Environmental Correlates of School Vandalism

  • Pavel Pablant
  • James C. Baxter
Part of the The Springer Series in Social Clinical Psychology book series (SSSC)


In the last decade, school vandalism has become a critical educational and social problem. The problem includes various forms of illegal entry, defacement, damage, theft, arson and other violent and destructive acts directed against school property. Grieder has defined the crisis as taking “epidemic proportions” and has observed that “vandalism is one of the toughest subjects” that school administrators are faced with today. He states that

two things seem to be sure. There is no way to police schools or any other kind of property so effectively as to eliminate vandalism and other sorts of violence. Nor will more and more rules do the job. None of us can write a prescription for the solution of this problem, but we must try to understand it, foster understanding by citizens, school personnel, and students, and exercise leadership in improving educational services and ameliorating bad community (social) conditions (1970: 10).

The problem exists in large and small school districts, in schools of economically deprived areas such as centrally located schools, and in “schools of the best caliber, affording the finest opportunities,” such as those located in wealthy suburban areas (Grieder, 1970).


Environmental Correlate School Building Public Building Neighborhood Property School Ground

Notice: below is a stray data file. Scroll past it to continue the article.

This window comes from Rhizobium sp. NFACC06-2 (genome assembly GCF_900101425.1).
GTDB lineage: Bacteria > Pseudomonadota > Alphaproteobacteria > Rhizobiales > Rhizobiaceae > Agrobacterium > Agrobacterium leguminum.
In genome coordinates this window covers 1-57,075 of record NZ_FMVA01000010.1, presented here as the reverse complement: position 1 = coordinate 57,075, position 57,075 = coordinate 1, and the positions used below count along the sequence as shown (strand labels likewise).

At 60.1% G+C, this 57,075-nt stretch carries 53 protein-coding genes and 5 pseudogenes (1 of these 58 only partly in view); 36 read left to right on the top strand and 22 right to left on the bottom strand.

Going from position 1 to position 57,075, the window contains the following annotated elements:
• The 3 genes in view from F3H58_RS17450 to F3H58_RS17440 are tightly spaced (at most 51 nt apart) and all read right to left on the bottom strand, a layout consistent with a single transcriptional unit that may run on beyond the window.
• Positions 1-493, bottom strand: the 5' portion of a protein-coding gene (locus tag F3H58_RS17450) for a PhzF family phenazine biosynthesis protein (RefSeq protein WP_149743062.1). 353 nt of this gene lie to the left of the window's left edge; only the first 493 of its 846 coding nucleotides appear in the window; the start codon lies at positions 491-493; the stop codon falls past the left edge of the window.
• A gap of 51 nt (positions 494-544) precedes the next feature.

These keywords were added by machine and not by the authors. This process is experimental and the keywords may be updated as the learning algorithm improves.


Unable to display preview. Download preview PDF.

Unable to display preview. Download preview PDF.


  1. Grieder, C. (1970) “Vandalism Symptomatic of Our Societal Sickness,” Nation’s Schools 82 (April): 10, 18.Google Scholar
  2. Hoerlein, P. H. (1968). “How Can Schools Control the Rising Incidence of Damage and Loss of School Property?” in “Ways of Fighting Vandalism Symposium,” Today’s Education 57 (Dec): 31–32.Google Scholar
  3. Jacobs, J. (1961) The Death and Life of Great American Cities. New York: Vintage Books.Google Scholar
  4. Lloyd, R. C. (1968). “In Fighting Vandalism...,” in “Ways of Fighting Vandalism Symposium,” Today’s Education 57 (Dec): 31.Google Scholar
  5. Newman, Oscar (1972) Defensible Space. New York: Macmillan.Google Scholar
  6. — (1973) Architectural Design for Crime Prevention. Washington, D.C.: National Institute of Law Enforcement and Criminal Justice.Google Scholar
  7. O’Grince, S. (1968) “Public School Vandalism—How Baltimore Fights It,” American School and University 40 (July): 30–32.Google Scholar
  8. Seigel, S. (1956) Nonparametric Statistics for the Social Sciences. New York: McGraw-Hill.Google Scholar
  9. Thomas, W. B. (1968) “Fighting School Vandalism,” in “Ways of Fighting Vandalism Symposium,” Today’s Education 57 (Dec): 29–30.Google Scholar

Copyright information

© Springer Science+Business Media New York 1996

Authors and Affiliations

  • Pavel Pablant
  • James C. Baxter

There are no affiliations available

Personalised recommendations